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TERMS OF THE GLOBE
Per anmun In advance
TERMS OF ADVFOTISINC.
I insertion. 2 do. - 3 do.
One square, (10 liuesior less $75 $1 25 $1 50
Two squares 1 50 2 00 3 00
Three squarer, 2 26 3 00 4 50
3 months, 6 months. 12 months.
One square, or loss $4 00 $6 OD $lO 00
Tao squares, 8 00 9 00 15 00
Three squares, 8 60 12 00 "0 00
Four squares 10 00 15 00 25 00
Half a column, 15 00 20 000 .... ~..80 00
Adno column, "0 00 35 CO.— ..... .60 00
Professional and Business Cards not exceeding six lines,
00 year 45 00
Administrators' and Executors' Notices $2 50
Auditors' Notices, 2 00
Betray, or other abort Notices 1 60
Krif-Ten lines of nonpareil make a square. About
tight words constitute a line, so that any person can ea
ally calculate a silence In manuscript.
Advertisements not marked with the number of loser.
Uinta desired, roll be continued till forbid and charged sc.
c ;riling to these terms.
Our prices for the printing of Blanks, tlandbills, etc.
aro reasonably low. ,
VroftssionatiV (*sinus garbs
DR. A. B:.BEUMBAUGII,
Hat ing permanently located at Huntingdon, offers
hllinruttational services to the community.
Office ; the suttees that lately occupied by Dr. Lucien
on HUI street. ap10,1886
TAR. JOHN MeCULLOCH, offers his
_LI professional services to the citizens of Huntingdon
and vicinity. Office on 1141 street, ono door east of need's
Drug Store. ' Aug. 25, '55.
1) ALLISON MILLER,
I[ removed to the Brick Row opporite the Court House
April 13,1659. - -
-17 J • .J. GREBNE,
Office removed to Leisteee Now Building,
glill street, Ituntingdart.
July 31,1867. .
j A. POLLOCK,
.sek VEYOR &REAL ESTA2'E AGENT,
Will attend to Surveying to all its branches, and a ill
buy and sell Real Estate in any part of the .United States.
Scud for circular. dec2o.tf
NIT ASHINGTON HOTEL,
The undersigned respectfully informs the. citizens of
Huntingdon coouty and the travelibg public generally
that he has leased the Wathingten House ou the ear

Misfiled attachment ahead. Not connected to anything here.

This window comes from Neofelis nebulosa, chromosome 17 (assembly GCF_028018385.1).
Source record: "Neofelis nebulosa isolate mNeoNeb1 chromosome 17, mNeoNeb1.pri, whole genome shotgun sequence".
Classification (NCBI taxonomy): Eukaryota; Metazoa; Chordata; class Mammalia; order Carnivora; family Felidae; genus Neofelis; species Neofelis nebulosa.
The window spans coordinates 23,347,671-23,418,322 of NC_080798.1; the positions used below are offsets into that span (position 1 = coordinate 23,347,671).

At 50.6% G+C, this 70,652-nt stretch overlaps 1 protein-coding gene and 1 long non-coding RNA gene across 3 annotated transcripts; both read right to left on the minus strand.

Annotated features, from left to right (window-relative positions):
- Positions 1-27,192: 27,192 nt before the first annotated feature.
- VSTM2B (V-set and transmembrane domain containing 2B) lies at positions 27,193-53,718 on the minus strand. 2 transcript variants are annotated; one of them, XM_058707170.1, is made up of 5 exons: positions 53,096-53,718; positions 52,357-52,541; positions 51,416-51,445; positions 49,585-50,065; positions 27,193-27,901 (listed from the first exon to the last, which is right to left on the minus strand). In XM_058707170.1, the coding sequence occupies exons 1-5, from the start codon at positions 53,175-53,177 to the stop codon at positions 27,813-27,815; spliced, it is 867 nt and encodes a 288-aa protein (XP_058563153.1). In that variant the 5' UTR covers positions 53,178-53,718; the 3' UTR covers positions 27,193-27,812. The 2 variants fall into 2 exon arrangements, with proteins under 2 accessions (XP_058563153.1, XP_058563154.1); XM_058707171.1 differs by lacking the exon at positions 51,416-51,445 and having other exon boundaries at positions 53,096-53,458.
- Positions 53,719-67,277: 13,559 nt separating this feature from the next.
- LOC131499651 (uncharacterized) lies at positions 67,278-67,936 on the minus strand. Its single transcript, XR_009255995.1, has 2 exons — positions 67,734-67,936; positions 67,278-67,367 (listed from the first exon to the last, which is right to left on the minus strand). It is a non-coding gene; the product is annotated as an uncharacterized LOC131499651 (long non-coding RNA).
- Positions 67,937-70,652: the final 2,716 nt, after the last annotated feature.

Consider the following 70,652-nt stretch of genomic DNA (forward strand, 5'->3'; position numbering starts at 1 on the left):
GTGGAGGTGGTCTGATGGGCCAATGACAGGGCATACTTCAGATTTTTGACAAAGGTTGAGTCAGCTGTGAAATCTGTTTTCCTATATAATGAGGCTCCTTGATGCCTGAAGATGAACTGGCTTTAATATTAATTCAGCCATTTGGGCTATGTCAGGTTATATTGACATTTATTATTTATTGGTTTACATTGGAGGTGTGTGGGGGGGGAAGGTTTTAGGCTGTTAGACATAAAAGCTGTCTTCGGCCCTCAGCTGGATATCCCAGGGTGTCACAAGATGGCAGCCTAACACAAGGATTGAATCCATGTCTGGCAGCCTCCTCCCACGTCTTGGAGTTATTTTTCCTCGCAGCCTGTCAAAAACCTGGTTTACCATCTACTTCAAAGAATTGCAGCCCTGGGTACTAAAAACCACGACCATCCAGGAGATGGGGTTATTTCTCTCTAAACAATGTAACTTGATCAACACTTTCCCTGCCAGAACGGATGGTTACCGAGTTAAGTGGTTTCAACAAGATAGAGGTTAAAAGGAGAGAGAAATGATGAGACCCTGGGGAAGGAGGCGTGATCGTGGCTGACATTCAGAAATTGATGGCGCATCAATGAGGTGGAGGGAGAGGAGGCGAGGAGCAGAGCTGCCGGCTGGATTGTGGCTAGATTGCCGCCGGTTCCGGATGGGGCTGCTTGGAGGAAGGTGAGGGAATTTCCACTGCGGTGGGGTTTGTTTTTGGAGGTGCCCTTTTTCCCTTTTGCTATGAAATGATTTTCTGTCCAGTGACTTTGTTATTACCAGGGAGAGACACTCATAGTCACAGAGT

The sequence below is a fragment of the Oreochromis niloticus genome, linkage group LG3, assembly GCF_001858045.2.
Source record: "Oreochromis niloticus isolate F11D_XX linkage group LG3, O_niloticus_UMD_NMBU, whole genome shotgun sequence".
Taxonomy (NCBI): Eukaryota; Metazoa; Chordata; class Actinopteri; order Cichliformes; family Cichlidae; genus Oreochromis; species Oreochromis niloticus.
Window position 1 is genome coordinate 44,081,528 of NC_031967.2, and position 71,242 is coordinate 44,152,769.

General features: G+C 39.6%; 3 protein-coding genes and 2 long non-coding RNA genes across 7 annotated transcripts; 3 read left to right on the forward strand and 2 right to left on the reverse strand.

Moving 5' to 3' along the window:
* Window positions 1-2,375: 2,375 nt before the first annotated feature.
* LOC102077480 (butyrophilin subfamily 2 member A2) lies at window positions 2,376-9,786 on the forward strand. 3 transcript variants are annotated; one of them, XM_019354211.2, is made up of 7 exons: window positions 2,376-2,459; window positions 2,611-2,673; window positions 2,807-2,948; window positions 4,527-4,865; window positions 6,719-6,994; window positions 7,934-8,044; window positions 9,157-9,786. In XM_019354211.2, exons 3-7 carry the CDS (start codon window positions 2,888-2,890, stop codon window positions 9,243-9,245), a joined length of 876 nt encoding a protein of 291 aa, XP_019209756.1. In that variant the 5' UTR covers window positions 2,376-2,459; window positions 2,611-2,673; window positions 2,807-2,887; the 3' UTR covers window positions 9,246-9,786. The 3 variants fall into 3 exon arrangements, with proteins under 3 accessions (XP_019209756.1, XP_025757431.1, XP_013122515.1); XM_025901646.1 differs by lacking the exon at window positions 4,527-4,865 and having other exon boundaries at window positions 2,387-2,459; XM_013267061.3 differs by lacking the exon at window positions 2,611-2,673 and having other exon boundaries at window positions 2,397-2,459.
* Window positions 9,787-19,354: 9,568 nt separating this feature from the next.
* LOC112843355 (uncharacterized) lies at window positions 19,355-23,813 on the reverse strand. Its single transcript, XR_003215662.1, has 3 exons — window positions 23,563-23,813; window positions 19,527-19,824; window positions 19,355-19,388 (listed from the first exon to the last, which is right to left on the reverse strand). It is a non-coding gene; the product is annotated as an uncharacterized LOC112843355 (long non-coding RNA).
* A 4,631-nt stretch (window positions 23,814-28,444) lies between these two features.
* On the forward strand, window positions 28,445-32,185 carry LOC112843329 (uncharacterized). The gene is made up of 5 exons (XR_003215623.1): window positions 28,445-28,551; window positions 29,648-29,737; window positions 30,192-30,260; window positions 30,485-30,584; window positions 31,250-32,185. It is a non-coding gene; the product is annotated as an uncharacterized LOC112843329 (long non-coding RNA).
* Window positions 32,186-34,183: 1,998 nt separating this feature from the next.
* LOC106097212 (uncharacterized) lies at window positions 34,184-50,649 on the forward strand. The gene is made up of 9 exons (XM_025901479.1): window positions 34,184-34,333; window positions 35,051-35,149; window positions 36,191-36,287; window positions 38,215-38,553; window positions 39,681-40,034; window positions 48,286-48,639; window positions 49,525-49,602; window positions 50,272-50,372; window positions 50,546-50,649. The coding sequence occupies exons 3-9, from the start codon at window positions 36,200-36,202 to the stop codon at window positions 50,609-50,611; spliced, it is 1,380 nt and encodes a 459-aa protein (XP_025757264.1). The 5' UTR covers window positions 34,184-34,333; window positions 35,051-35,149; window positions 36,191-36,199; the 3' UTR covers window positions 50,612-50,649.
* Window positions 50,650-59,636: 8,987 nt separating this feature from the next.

net of Hill and Charles anent, lu the borough of Hun
tingdon, and he is prepared to accommodate Ai i aho may
favor hint with a call. Will be pleased to reecho a liber
al share of public patrouage.
AM:di:TEM . LETTMIIIAN.
July 31, '6l—th
A.TTORNEY AT LAW,
Me on Hil l street HUNTINGDON, PA
Prompt attention gill be given to tho prosecution of
die claims ndaoldters and soliliere heirs, against the Gov
A E N CS . FOR COLLECTING
,L - 3_ SOLDIERS' CLAIMS, BOUNTY, BACK DAY AND
Ail who may hare any claims naiad the °armament
for Bounty, Back Pay aunt Peneione, can have their claims
promptly culloctad by applying ether in Berton or by let-
W. 11. WOODS,
A TTOR IVEY AT LAW,
b P OP 44.
K. ALLEN - LOVELL,
District Attorney of Hnntingdou County,
OFFICE--lu the room lately occupied by B. M. Speer.
aoas Scott, 5,11. M. T. anew, /MIN SLIMS-EV
rrhe name of this firm has been ehang-
A ea from SCOT ISi BROWN, to
SCOTT, BROWN & BAILEY,
sitallir which name they will hereafter conduct their
ATTORNEYS _IT LAW; HUNTINGDON, P.l.
PENSIONS, and all claims ofsoldiom and suldiels' twits
stgainst the Govrtniumit, will he promptly prosecuted.
May 17, lsos—tf.
MILTON S. LYTLE,
ATTORNEY A T I 1 r ,
Will attend promptly to all kinds of legal business m
a...tea to his care.
COLLECTIONS made with the least possible delay.
Special attention given to CONVEYANCING in all its
branches, such as the preparation of , Deeds, Met (gages,
Loaves, Bonds, Al tie. of Agreement, Sm.
All questions relating to
ILAN TITLES I'ENNSYLYANIA
Its will also ascertain for lend owners whether their
lands are patented and obtain
for those who may desire them. npVCS
AA C. CLARKE, 'AGENT,
- Wholesale and Retail Dealer In all Muds of
tOrmosite the Franklin Mose, In the Diamond.
•Counirvirade supplied. ap17.68
- 1 4 1' ! IVIS RICHTER,
Boot _ and
. 1 Shoe Maker.
gpatlnktee entire satisfaction in Fit, St3lo, Material